Reflections on My Birthday

My friend Ibrahima does not know which day or year he was born.

He came into this world in Guinea, West Africa, where his native language N’Ko had no written form until very recently.  To obtain a passport, he had to approximate how old he was and select a day that felt right to him.  (Ibrahima’s amazing account is here.)

I find his story so refreshing.  When he first told me, we were sitting in the playground on a warm afternoon watching our children run and climb.  It got me wondering how artificial dates can be and how much we allow them to rule our lives, right from the start.

Try as we may, it’s hard not to attach meaning to holidays like New Years Eve and Mother’s Day.  The list goes on: the year we graduated from college, the age at which we hope to marry, the year we will retire.   We even vaguely anticipate how long we’ll live by examining the life expectancy statistics of men and women in our country.

All of these dates contribute to a feeling that we’re almost entitled to something, to the idea that life will work out just so, in an organized manner and time-frame.

Today is my birthday and I’m feeling a sense of rawness in the quotidian.  I’m amazed by the avocado plant flourishing in our window which we have tended since it was a pit.   I’m in awe of the parent in my son’s first grade class who taught the kids how to bind little hard cover books, complete with pop ups and secret compartments.  I’m grateful that a little bird picked our ledge on which to build her nest, of all the ledges in New York City that she had to choose from.

That’s not to say that there’s nothing special about being awakened by my three serenading guys dressed in crazy birthday hats.  Or that I’m not looking forward to a birthday date with Dave.

But I’m pretty convinced that there’s a simple beauty in every day.  And it’s ours for the noticing.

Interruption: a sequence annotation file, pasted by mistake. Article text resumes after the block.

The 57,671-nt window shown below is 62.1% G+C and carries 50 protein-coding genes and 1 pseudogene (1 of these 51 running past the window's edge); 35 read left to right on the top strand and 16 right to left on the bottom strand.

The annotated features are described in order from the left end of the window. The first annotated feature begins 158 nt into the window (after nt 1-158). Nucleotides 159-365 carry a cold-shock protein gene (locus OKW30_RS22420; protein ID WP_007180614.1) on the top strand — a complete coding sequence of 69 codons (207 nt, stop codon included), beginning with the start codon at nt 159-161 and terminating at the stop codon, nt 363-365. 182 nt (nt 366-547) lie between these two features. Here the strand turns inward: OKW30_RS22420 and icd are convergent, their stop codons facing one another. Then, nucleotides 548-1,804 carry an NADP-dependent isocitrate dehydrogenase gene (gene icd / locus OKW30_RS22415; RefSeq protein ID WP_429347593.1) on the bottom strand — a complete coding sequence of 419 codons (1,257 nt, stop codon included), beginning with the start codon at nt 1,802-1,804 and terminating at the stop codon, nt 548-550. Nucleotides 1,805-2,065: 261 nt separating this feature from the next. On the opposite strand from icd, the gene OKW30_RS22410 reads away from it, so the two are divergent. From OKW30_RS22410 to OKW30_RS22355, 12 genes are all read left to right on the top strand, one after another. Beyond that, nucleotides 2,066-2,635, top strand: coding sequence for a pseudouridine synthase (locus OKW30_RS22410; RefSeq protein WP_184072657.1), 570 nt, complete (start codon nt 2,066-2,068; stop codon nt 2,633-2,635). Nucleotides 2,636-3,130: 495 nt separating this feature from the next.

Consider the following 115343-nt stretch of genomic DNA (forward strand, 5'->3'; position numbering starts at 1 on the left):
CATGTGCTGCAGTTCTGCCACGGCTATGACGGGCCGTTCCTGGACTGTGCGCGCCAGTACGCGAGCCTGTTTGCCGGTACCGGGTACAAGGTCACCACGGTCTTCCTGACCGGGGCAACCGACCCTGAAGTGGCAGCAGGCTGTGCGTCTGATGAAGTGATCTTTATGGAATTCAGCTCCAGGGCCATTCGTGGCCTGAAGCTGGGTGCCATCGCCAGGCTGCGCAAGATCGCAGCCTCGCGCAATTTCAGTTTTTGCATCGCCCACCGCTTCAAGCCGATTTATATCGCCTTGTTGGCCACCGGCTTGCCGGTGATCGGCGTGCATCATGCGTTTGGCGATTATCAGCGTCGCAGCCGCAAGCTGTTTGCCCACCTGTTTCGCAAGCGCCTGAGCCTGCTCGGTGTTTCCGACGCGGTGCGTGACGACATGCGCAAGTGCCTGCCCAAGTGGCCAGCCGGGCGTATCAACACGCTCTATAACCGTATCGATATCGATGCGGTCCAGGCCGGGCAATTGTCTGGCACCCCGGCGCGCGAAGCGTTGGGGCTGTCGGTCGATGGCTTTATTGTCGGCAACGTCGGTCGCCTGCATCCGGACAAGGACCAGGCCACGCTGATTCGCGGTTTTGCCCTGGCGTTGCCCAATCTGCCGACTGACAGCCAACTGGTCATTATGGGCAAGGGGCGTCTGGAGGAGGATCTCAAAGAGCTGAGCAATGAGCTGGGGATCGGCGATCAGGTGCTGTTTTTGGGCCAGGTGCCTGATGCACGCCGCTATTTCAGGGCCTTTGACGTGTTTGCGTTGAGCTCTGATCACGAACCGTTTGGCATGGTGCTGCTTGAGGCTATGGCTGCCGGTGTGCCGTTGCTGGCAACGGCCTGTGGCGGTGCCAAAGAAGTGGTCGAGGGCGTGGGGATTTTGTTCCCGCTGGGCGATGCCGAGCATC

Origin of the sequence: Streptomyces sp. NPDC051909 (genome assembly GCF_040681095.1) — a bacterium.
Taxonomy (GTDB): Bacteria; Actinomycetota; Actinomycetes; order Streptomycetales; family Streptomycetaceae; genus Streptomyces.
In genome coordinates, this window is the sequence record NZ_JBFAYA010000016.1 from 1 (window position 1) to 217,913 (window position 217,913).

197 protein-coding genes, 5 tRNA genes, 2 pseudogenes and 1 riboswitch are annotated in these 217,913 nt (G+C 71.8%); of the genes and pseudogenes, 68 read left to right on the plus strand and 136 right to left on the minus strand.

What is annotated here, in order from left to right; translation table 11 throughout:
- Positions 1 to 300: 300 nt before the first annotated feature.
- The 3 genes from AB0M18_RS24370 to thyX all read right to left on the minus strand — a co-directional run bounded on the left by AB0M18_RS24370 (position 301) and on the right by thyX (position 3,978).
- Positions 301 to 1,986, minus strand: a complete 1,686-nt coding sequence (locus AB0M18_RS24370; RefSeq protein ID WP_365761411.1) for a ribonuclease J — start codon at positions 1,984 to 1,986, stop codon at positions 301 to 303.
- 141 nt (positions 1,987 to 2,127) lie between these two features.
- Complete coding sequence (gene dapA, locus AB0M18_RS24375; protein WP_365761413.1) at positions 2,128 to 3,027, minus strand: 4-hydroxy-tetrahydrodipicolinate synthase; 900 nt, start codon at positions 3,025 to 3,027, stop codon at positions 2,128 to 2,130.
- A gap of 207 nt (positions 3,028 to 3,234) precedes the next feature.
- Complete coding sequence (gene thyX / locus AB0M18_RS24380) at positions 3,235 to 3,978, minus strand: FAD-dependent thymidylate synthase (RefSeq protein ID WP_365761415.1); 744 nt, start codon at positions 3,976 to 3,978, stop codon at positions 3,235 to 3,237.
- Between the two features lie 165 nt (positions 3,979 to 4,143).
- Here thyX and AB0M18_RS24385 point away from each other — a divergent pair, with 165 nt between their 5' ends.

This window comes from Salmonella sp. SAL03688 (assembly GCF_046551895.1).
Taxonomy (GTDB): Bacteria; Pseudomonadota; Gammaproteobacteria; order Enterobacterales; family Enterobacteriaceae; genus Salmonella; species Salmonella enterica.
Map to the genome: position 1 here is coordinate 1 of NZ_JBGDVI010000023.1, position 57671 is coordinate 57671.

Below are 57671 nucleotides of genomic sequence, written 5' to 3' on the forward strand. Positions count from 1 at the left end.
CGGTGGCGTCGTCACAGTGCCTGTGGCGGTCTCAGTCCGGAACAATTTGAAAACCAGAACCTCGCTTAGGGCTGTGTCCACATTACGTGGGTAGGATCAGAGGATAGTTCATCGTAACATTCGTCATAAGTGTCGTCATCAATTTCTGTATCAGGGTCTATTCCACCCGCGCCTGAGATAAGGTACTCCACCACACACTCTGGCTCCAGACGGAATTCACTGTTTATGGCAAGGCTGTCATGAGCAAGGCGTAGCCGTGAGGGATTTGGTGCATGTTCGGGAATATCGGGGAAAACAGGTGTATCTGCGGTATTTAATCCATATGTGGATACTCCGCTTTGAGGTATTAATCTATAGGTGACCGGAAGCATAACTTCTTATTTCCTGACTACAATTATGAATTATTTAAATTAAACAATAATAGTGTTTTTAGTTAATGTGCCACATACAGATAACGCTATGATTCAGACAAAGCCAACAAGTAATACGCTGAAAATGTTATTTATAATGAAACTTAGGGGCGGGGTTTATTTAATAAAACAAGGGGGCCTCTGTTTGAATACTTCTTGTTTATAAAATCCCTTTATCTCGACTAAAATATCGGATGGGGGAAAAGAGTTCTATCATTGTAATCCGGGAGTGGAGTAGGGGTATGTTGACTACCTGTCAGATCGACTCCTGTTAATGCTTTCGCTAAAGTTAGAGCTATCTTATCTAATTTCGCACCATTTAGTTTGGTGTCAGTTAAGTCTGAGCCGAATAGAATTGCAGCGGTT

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4 Responses to “Reflections on My Birthday”

  1. Lana says:

    I am a friend of Leslie’s and was reading your comments on her blog, and was eager to read your blog. I applaud you on your courageous journey, and look forward to continuing to share your words and wisdom along the way.
    Lana Dunn

  2. Daniela says:

    Barbara, Shuchi introduced me to your blog recently. I have just gone back to read some of the posts I missed and I must thank you especially for your “Reflections on my Birthday” post. As a milestone birthday looms near for me, I will remember Ibrahima during those moments when I lose sense of reality, remembering also that dates and timelines are often a manifestation of self-imposing limitations. It won’t be a perfect exercise and I will slip in and out of insanity about it all … but it will still be very helpful. It seems inappropriate in light of the subject matter to wish you a happy belated birthday (in fact, I’m not sure that wishing my loved ones a happy birthday will ever feel quite the same; I will have to work through that …) so I will instead deliver a heartfelt message of thanks!

  3. Barbara says:

    Thanks so much for the comment, Daniela! And a pre-Happy Birthday to you! My 93 year old friend always said, “You’re only as old as you think you are.” That always made me chuckle, especially as I watched him fly off to India on several occasions in his late 80s. He really seemed like a 20 year old. He was my total inspiration.

    Thanks for following along!
    Barbara

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